- (to) Get To Grips With/About (something) – This is an Idiomatic Verb Phrase which is used to mean: To understand, comprehend, and finally accept some some information, which is either hard to understand, hard to believe, or hard accept. The phrase means the same thing with either the preposition “with” or “about”, but it is more common to use “with”…
“People all around the world are finally getting to grips with the fact that their governments do not, have not, and will not ever give a shit about them; and that voting for new leaders is a waste of time. They will never stop being slave-masters to the mass of sheep which they see the people as.”
- (to be) Like Oil and Water – This is an idiomatic adjectival phrase, which (similar to it’s British Cousin “Like Chalk and Cheese“) is used to describe two things which don’t go together – however, in it’s usage, it seems to be a bit more severe than “Like Chalk and Cheese”, which can also be for something which is simply a strange combination. This phrase, however, is used primarily to describe things which REALLY do not go well together…
“Putting Claude and Matt in the same band together was a really bad idea. Those two are like oil and water, and it’s pretty obvious when they get on stage that they despise each other.”
- (to be) On The Same Wave–Length With (someone) – Though this is an Idiomatic and Prepositional Adjectival Phrase which comes to us from the world of radio. Radio signals travel at difference frequencies. The word frequency is related to the signal’s “wave-length”. If the radio receiver is not tuned to the correct frequency it will not be able to pick up the frequency of the station and thus, you will only hear static… So to say that two people are on the same wave-length just means that they can comprehend each other and probably think and feel the same or similarly. – (See also: “To Strike A Chord With“ & “To Resonate With“)
- “Strike While (the) Iron Is Hot” – This Idiomatic Aphorism is Prepositional and can also be classified as an Interjection, a Proverb, and a Saying, and is used to express that one should:
“Take an opportunity while it is still available.”
…Because often-times, when people hesitate, the opportunity can be missed. This phrase comes from the art of black-smithing (iron-working). When the metal is red-hot then it is soft and easy to work with. Once the metal cools, it hardens and is much more difficult to work with. The word “strike” is verb which means: To hit/pound/kick/etc.. So Idiomatically, if one “Strikes While The Iron Is Hot” then it will be much easier to take that opportunity… but if one waits, the opportunity will be gone – just like the possibility to shape cold metal. – (Note Also: that the article “the” is not necessary, but is grammatically more proper.)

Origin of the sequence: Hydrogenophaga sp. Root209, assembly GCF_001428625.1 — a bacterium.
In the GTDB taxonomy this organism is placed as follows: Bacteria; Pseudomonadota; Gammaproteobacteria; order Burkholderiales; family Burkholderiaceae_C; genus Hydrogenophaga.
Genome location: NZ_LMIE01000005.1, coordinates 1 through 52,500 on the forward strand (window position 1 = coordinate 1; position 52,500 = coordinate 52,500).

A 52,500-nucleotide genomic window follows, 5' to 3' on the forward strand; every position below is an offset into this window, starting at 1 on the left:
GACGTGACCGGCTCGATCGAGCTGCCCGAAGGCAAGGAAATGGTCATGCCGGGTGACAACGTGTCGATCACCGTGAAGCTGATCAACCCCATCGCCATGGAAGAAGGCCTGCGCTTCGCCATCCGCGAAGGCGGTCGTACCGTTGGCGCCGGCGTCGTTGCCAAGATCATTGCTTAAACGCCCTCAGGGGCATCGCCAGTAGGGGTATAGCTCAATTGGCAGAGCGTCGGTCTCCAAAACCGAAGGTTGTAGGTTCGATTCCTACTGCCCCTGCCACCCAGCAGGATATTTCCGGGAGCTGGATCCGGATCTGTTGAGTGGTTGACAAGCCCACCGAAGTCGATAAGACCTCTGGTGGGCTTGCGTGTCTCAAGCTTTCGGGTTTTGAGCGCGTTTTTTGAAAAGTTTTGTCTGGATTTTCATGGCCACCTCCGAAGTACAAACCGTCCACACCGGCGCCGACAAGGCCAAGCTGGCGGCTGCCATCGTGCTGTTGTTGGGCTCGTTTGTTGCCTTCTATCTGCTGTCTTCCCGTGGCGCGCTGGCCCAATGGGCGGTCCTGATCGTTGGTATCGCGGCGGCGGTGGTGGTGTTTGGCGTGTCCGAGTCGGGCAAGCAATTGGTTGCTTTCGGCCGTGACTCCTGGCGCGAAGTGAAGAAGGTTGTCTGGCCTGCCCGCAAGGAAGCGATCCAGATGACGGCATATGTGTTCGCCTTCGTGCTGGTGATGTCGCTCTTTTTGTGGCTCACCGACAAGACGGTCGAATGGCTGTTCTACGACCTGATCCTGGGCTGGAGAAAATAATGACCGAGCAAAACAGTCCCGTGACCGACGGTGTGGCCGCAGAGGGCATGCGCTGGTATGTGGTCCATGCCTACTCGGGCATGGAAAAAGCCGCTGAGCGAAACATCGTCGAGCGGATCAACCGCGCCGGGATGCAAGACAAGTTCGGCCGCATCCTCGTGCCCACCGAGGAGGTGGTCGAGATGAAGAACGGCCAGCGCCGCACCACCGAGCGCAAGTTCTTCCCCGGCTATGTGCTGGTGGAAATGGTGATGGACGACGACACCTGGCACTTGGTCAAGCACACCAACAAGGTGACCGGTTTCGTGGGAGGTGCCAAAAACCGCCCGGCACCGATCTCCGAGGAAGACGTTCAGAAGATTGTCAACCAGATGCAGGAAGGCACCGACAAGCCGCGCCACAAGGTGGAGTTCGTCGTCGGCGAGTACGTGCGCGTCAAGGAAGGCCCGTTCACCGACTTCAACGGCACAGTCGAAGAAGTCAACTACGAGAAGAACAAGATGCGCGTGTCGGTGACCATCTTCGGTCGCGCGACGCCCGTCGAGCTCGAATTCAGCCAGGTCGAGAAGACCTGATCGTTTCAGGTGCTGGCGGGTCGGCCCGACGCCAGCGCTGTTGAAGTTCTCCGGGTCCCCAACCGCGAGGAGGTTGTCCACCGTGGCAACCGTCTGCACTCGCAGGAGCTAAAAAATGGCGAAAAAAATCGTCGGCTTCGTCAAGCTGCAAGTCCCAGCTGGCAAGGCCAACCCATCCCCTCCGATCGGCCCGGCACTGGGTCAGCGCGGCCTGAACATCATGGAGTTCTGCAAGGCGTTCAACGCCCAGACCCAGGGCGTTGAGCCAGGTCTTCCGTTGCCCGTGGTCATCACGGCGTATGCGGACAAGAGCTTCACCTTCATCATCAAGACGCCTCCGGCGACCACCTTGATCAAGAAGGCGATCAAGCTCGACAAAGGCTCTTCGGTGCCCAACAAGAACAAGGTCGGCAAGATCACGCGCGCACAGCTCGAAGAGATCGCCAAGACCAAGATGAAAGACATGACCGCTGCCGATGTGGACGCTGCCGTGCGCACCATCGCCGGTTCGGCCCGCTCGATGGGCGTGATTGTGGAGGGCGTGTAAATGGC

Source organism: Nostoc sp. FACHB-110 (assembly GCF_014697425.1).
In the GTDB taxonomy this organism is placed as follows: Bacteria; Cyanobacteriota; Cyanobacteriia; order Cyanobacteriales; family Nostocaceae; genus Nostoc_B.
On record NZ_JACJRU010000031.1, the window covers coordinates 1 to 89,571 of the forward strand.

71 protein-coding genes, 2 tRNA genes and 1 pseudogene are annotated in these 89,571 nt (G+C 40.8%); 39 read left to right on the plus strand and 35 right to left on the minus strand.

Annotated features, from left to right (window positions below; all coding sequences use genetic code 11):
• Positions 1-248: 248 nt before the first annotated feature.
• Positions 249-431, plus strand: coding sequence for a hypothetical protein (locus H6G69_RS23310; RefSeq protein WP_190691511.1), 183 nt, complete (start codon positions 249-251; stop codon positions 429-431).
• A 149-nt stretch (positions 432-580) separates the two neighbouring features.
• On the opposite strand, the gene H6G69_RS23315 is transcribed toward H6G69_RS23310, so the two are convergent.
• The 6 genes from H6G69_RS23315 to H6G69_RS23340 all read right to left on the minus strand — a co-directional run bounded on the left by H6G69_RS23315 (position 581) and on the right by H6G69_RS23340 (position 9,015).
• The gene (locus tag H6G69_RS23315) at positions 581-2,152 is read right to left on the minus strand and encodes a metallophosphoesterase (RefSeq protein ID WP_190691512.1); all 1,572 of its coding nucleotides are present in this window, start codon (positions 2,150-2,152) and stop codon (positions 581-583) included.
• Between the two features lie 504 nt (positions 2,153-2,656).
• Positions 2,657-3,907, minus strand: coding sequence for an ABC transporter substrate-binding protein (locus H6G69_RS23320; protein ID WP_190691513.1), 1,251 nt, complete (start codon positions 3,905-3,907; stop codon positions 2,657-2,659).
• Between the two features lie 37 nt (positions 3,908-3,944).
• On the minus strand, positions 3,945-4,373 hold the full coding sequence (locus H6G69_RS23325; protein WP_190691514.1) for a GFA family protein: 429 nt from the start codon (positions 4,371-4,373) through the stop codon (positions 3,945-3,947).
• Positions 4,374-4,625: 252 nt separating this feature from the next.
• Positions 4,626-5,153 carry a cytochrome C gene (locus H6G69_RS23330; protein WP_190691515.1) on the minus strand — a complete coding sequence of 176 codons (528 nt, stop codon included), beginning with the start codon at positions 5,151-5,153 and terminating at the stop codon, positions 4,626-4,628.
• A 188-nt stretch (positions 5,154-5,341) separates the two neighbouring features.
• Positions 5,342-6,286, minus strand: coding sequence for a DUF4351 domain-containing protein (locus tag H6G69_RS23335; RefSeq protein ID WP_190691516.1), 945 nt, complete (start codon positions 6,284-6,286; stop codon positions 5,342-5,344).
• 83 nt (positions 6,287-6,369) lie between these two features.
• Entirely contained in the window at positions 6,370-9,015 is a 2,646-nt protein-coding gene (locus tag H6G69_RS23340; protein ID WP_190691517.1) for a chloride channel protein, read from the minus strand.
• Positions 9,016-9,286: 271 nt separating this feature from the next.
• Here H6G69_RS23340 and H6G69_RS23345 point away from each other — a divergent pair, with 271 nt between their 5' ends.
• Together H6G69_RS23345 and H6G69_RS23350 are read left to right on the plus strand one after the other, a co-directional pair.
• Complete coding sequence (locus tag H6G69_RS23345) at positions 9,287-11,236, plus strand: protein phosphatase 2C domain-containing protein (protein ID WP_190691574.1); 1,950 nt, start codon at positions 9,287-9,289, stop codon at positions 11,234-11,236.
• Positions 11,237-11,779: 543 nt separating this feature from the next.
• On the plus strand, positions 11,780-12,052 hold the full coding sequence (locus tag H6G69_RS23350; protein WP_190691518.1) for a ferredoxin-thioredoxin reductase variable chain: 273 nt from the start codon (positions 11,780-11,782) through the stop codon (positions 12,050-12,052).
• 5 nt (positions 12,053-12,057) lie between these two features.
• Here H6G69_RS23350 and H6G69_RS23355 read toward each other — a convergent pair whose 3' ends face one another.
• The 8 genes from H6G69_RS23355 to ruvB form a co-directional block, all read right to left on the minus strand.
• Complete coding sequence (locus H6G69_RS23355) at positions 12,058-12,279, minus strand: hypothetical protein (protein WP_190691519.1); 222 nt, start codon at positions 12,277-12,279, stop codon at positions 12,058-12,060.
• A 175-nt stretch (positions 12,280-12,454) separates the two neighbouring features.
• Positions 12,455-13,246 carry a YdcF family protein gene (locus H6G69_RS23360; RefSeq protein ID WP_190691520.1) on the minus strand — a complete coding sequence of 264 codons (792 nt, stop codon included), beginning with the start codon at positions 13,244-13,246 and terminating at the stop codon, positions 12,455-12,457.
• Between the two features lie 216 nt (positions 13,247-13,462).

- (to be) Under The Weather – This is an Idiomatic Prepositional Adjectival Phrase used to describe when a person is not feeling very well, but is not necessarily sick from any virus or bacterial infection. The phrase comes from the fact that many people feel this way when there is a drastic change in the weather – such as when the seasons change. However, this phrase is often used by people as reason for not wanting to go to work
- “We’ll Cross That Bridge When We Come To It” – This Idiomatic Aphorism is Prepositional and can also be classified as an Interjection, a Proverb, and a Saying, which is used when someone is discussing or worrying about something (situation/condition/etc.) for-which nothing can be done at the moment (just like, one can not “cross a bridge” until he or she has first gotten there.) And so, talking or worrying about that “something” in the present, is in-no-way beneficial – and, ultimately, is a complete waste of energy…
“So many people spend so much energy worrying about what we will do when the aliens finally invade, but obviously there is nothing we can do about it now… We’ll cross that bridge when we come to it.” –
- “When One Door Closes, Another Door Opens” – This Idiomatic Aphorism is Prepositional and can also be classified as an Interjection, a Proverb, and a Saying, and implies that… when one opportunity or situation (“door”) ends or is no longer available (“closes”) – then there is, almost always, another situation or opportunity (“door”) which is, or soon becomes, available (“opens”). As an Interjection, this phrase is used in order to “cheer up” someone who is upset about the loss of some opportunity.